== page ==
6. fine trash for infraction
  7. have trash pay for ticket out of country
  8. escort trash to airport via paddy wagon in handcuffs and onto plane. Ensure plane takes off

In retrospect David’s thing wasn’t all that bad, was it? And after all, it was in NYC, right? If David can make it there, he can make it anywhere?

If you want to mitigate all risk become a librarian. For the rest of us, ride on!

Don_TaiATyahooDOTcoDOTuk, Toronto, Canada

Re: New Low on Cokey: Near-death experience

> If you want to mitigate all risk become a librarian. For the rest of us,
ride on!

Paper cuts could kill you in a blink, man. Falling books and/or bookcases,
serial killers stalking through the shelves, going blind ("It’s from
reading, honest! Not… well, you know), evil books of magic, moldy
poisonous dust, head librarians, insane patrons, incurring the wrath of
cyberdemons by not spellchecking on usenet…

In comparison, yiking backwards down an active volcano seems downright safe,
neh?

Re: New Low on Cokey: Near-death experience

On Wed, 17 Apr 2002 09:31:23 -0700, John Foss <john_foss@asinet.com>
wrote:

>This study mentions in-car conversations, implying that it’s easier to
>ignore a speaker who is present, than to stop listening over the phone.

A contributing factor that I haven’t heard being argued yet, may be
that a speaker who is present in the car is likely to notice a
demanding traffic situation (such as a truck on fire). Therefore it is
natural that the conversation stops so that full attention can be paid
to driving activity. Conversely, the person on the other end of a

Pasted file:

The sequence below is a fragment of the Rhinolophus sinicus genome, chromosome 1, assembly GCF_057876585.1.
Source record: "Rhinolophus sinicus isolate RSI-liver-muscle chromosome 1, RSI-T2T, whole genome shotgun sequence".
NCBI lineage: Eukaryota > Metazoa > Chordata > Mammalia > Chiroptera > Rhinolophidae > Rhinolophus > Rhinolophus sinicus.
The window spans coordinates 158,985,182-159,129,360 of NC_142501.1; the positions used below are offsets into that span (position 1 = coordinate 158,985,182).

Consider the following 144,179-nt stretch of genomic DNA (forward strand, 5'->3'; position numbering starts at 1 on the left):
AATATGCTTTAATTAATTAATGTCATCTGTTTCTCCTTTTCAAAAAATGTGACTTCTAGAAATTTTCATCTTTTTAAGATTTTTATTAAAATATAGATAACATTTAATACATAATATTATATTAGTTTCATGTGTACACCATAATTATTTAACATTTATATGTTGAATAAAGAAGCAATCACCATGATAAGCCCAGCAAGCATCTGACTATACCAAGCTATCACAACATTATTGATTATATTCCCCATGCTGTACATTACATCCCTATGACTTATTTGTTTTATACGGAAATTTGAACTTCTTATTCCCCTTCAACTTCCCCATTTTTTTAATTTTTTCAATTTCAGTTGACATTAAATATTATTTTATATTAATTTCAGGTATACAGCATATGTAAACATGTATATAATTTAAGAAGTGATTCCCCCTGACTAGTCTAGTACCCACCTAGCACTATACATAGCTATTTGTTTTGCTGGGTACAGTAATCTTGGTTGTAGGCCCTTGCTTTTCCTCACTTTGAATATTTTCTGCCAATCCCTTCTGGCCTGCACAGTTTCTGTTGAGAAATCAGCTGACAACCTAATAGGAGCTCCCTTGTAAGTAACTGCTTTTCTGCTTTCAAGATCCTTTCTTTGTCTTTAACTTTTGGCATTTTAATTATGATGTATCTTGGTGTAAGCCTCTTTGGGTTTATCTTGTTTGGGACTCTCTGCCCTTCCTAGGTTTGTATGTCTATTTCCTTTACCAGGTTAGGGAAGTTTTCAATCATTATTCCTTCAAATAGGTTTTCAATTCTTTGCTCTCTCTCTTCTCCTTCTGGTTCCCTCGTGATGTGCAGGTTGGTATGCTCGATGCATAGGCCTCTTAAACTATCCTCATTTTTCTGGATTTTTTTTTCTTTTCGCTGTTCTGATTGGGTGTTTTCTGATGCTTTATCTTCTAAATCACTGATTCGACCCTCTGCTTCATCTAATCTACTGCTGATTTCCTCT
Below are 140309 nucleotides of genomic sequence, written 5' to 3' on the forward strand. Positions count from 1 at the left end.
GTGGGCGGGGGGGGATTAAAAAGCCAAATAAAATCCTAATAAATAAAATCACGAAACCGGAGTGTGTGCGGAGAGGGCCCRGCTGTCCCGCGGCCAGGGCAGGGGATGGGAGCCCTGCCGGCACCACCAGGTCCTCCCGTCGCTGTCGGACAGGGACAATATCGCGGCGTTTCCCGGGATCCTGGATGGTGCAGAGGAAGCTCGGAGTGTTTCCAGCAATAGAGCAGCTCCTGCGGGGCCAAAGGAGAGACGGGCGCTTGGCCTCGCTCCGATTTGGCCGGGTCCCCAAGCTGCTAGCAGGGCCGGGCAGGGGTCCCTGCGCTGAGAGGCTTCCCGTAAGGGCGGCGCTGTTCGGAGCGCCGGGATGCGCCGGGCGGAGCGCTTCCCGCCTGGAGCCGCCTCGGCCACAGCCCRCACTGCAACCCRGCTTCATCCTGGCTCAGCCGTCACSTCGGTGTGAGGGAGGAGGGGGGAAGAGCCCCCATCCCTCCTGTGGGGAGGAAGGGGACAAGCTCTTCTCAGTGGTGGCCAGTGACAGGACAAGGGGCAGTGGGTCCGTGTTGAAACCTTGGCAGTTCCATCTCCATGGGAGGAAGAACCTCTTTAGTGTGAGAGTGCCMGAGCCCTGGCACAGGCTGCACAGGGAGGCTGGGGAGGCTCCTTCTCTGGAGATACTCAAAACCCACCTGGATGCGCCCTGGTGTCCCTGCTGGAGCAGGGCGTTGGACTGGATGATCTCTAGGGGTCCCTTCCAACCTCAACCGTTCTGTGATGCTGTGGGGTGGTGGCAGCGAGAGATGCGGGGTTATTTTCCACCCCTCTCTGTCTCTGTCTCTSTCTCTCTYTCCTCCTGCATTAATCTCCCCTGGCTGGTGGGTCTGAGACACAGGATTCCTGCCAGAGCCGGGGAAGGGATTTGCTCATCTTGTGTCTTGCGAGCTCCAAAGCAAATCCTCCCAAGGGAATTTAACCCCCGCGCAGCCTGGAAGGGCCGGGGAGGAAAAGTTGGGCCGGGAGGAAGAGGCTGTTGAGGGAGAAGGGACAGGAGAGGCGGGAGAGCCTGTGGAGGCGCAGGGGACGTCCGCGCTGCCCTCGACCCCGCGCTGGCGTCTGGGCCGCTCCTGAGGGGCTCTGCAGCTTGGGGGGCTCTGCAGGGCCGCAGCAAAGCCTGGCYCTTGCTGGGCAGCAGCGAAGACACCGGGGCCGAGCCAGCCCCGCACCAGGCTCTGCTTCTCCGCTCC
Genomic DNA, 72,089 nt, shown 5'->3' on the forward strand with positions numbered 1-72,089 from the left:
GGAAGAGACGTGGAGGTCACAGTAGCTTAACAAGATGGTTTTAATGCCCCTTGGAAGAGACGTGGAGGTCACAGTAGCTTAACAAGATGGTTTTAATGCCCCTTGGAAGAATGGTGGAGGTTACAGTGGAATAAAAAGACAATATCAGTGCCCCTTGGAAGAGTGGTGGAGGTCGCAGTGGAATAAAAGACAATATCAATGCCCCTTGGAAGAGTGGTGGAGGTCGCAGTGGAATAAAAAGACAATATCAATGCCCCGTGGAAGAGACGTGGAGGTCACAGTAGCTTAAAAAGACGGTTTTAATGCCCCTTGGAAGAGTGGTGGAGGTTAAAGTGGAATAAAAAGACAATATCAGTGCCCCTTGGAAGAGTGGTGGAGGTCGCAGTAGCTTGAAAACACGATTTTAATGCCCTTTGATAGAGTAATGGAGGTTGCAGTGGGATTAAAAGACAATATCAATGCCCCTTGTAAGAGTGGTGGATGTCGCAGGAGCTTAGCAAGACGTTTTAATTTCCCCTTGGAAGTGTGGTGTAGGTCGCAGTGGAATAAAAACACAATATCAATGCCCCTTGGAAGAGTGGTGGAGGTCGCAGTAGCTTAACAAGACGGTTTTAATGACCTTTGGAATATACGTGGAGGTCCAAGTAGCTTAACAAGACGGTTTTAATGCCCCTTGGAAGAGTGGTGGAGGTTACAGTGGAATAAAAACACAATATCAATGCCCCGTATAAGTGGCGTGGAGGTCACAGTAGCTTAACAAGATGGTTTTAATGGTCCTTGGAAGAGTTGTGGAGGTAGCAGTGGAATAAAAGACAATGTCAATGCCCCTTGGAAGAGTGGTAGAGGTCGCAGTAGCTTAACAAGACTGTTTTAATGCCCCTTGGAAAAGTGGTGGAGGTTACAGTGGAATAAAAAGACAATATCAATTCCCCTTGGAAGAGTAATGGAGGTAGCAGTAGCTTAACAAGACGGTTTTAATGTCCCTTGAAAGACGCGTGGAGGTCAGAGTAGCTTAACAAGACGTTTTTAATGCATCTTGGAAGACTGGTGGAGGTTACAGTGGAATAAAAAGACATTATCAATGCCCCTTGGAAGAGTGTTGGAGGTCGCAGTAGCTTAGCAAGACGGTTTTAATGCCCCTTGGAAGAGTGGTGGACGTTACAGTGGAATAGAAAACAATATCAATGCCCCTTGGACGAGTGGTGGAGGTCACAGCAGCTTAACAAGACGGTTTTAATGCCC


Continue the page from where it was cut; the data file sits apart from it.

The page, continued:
phone conversation will ask “Hey did you hear me” or the like, or will
just babel on.

Klaas Bil

“To trigger/fool/saturate/overload Echelon, the following has been picked automagically from a database:”
“fish, Timothy McVeigh, 312”

Re: New Low on Cokey: Near-death experience

Thanks, John. I guess that confirms what I think of the
US legal system. We have occasional examples of
such legal lunacy over here, too, though.

Arnold the Aardvark

Re: Re: New Low on Cokey: Near-death experience

and

No slight intended, Klass- I just couldn’t bring myself to a civil responce in that-thread-that-is-not-to-be-named. I’d be much pleased by the company. I’ll put my hands out for an Alley-Oop, but be warned: there’s a wild Aardvark up here- and the fence is picket. :slight_smile:

Christopher

Re: New Low on Cokey: Near-death experience

On Fri, 19 Apr 2002 20:22:41 -0500, rhysling
<rhysling.3dwwa@timelimit.unicyclist.com> wrote:

>No slight intended, Klass- I just couldn’t bring myself to a civil
>responce in that-thread-that-is-not-to-be-named. I’d be much pleased
>by the company. I’ll put my hands out for an Alley-Oop, but be warned:
>there’s a wild Aardvark up here- and the fence is picket. :slight_smile:

Thanks, here I am (ouch). On the Aardvark warning: you said the fence
was BETWEEN Fred and the Aardvark, and I never believe he makes it up
the fence.

Klaas Bil

“To trigger/fool/saturate/overload Echelon, the following has been picked automagically from a database:”
“SLI, Razor, BLACKER”

Right your are, Klaas. Sorry, Arnold- punt Heh- didn’t know Aardvarks could fly!

Christopher